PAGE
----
Back in October we spent a week figuring out what would it take to make a list of all representatives in the UK. One of the things we couldn’t do in the week was work how many changes happen over time.
We recently re-ran 262 councillor scrapers, two months after we last did. We found that not a lot of unexpected changes happened. This leaves us positive about the overall maintenance overhead, especially since we’re covering by-elections already. More work is needed to work out the true cost of maintaining a scraper for every council, so we’ll return to the scrapers in another few months.
What do we expect to have changed?
We last ran the scrapers on 22 October 2018. Since then we’ve seen 58 elections, so we expect about that many councillors to have changed. Of course some by-elections might result in the same councillor getting elected.
We also don’t have scrapers for every council, so we’d expect to see fewer changes in our data than we’ve seen elections.
What are the results?
Well. When we last ran the scraper we didn’t get anything for Bolton for some reason, so we have 60 new councillors from there. If we exclude Bolton, we get 52 new councillors. More or less what we’re looking for.
We’ve not looked at them all, but some samples are Councillor Nathan Iliffe of Aylesford Green in Ashford. Nathan was elected a couple of days after the last scraper run with 247 votes. Here’s his councillor profile.
There are a few odd cases though. Councillor Gerald Cooney is showing as a new councillor, but he was elected in 1990 according to the council. Looking into this a little more and it seems the last time the scrapers were run he was called “Councillor Ged Cooney” on the council website. Someone’s getting formal for Christmas.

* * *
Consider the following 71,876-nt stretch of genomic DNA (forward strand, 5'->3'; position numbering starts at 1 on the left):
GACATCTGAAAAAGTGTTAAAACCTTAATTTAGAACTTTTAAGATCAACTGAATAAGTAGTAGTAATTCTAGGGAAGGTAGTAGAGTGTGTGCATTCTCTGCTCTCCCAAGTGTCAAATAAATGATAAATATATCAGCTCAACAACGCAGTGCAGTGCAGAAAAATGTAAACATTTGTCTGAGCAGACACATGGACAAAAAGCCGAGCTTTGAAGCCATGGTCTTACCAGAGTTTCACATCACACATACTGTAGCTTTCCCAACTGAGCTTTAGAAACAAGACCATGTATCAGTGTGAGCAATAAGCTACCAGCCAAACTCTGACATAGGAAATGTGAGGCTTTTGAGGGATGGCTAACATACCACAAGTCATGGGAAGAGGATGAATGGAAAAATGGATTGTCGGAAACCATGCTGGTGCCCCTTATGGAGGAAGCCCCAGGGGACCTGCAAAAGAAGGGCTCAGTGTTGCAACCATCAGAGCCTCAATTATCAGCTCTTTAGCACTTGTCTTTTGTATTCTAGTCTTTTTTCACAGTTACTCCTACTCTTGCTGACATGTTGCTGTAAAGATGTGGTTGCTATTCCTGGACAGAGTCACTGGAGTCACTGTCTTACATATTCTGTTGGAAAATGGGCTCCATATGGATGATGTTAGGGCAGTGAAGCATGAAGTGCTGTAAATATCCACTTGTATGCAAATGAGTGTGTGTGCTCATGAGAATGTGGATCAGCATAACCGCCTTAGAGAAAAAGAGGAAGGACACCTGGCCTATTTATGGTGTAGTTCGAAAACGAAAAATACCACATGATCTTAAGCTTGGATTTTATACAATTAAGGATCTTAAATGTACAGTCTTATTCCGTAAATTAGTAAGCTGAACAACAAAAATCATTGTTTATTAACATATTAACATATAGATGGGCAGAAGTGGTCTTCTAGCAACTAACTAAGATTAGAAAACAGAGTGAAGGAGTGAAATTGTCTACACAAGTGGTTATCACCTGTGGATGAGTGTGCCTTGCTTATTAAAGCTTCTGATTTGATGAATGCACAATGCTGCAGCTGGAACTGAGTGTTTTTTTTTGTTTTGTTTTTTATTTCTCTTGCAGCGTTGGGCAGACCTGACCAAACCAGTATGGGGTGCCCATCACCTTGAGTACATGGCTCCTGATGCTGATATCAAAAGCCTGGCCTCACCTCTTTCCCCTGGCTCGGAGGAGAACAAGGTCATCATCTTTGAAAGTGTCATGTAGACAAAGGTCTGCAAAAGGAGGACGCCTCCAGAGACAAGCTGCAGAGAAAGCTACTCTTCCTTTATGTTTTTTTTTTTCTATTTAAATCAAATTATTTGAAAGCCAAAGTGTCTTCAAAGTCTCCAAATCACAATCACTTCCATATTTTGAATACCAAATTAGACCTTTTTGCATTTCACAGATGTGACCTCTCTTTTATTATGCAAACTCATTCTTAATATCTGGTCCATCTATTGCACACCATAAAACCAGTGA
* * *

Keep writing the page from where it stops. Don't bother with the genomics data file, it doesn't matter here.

Councillor Amy Nicholls was elected in September 2018 but is showing as new. Maybe the council didn’t add her to the site in time for the scrape a month later, or maybe she was missed for another reason.
Congratulations, we assume, to Councillor Lauren Derbyshire née Fearn of Coney Hill in Gloucester, who has changed her name since the last run.
A few email addresses changed.
email@example.com moved his email to the shorter
firstname.lastname@example.org. Maybe it’ll be Councillor Brother Love in a few years?
In total 69 email addresses changed, including those that changed due to a change of councillor.
Fewer parties changed. A “Labour” changed to a “Labour Group”, “Plaid Cymru” to “Cardiff Plaid - Plaid Cymru Caerdydd”. The smallest change award goes to “The Queensbury Ward Independent” moving to the “The Queensbury Ward Independents”
All the above are for fields we think are core to creating a list of representatives (name, email, party, ward). If we look at the other fields we’re scraping but not parsing we see a lot of other changes. Home addresses change a bit. Phone numbers (especially mobile) change a lot.
The biggest source of changes is surgery details. There are changes like:
CANCELLED - Saturday, 24 November 2018 - Dovecotes TMO, Pendeford 10am - 12noon
We apologise that due to the unforeseen circumstances concerning the venue for tomorrow’s surgery, the surgery cannot now take place. Please phone or e-mail us with any issues that you may have. We apologise for any inconvenience caused.
First Saturday of every month (except August)
Can be contacted at any reasonable time on the numbers below.
This tells us (at least) two things: first, councillors are using these profiles as a sort of live update; second, trying to parse the text into some sort of structure would be almost impossible. If we wanted to help people access councillor surgeries then we would need to keep the data really up-to-date.
What does all this tell us?
We initially scraped 9,535 councillors across 262 councils. In the two months between running them, about 0.7% of the councillors changed in some way.
If you take away the 58 councillors we already covered in our elections work then you’re left with 11 changes in total.
Of course, we don’t have scrapers for all councils, and it could be that there are fewer changes in the run up to Christmas, or any number of other factors that stop this from being the full picture. However, it’s enough to give a hint.
This leaves us cautiously optimistic about the maintenance overhead of the work. Of course there will be many unknowns at this stage, and we should run the scrapers again in a couple of months (and again after the elections in May) to keep building up the picture of the changes.
Photo credit peterhunter